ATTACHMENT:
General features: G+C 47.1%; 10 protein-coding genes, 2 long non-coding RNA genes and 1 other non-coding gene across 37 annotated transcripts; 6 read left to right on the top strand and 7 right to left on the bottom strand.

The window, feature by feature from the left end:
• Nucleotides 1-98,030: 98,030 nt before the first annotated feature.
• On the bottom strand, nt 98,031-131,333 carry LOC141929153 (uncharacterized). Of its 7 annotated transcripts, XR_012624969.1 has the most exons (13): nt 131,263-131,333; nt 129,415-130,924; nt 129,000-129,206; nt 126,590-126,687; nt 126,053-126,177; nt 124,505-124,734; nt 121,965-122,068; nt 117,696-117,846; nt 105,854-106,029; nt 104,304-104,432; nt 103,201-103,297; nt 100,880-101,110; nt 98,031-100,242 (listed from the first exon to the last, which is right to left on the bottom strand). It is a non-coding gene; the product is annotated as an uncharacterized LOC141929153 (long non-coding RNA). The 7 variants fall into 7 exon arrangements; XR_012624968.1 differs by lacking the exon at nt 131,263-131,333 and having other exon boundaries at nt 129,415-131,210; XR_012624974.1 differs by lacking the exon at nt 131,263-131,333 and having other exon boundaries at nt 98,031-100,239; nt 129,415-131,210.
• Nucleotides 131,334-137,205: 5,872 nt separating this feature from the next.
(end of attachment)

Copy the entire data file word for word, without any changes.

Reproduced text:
General features: G+C 47.1%; 10 protein-coding genes, 2 long non-coding RNA genes and 1 other non-coding gene across 37 annotated transcripts; 6 read left to right on the top strand and 7 right to left on the bottom strand.

The window, feature by feature from the left end:
• Nucleotides 1-98,030: 98,030 nt before the first annotated feature.
• On the bottom strand, nt 98,031-131,333 carry LOC141929153 (uncharacterized). Of its 7 annotated transcripts, XR_012624969.1 has the most exons (13): nt 131,263-131,333; nt 129,415-130,924; nt 129,000-129,206; nt 126,590-126,687; nt 126,053-126,177; nt 124,505-124,734; nt 121,965-122,068; nt 117,696-117,846; nt 105,854-106,029; nt 104,304-104,432; nt 103,201-103,297; nt 100,880-101,110; nt 98,031-100,242 (listed from the first exon to the last, which is right to left on the bottom strand). It is a non-coding gene; the product is annotated as an uncharacterized LOC141929153 (long non-coding RNA). The 7 variants fall into 7 exon arrangements; XR_012624968.1 differs by lacking the exon at nt 131,263-131,333 and having other exon boundaries at nt 129,415-131,210; XR_012624974.1 differs by lacking the exon at nt 131,263-131,333 and having other exon boundaries at nt 98,031-100,239; nt 129,415-131,210.
• Nucleotides 131,334-137,205: 5,872 nt separating this feature from the next.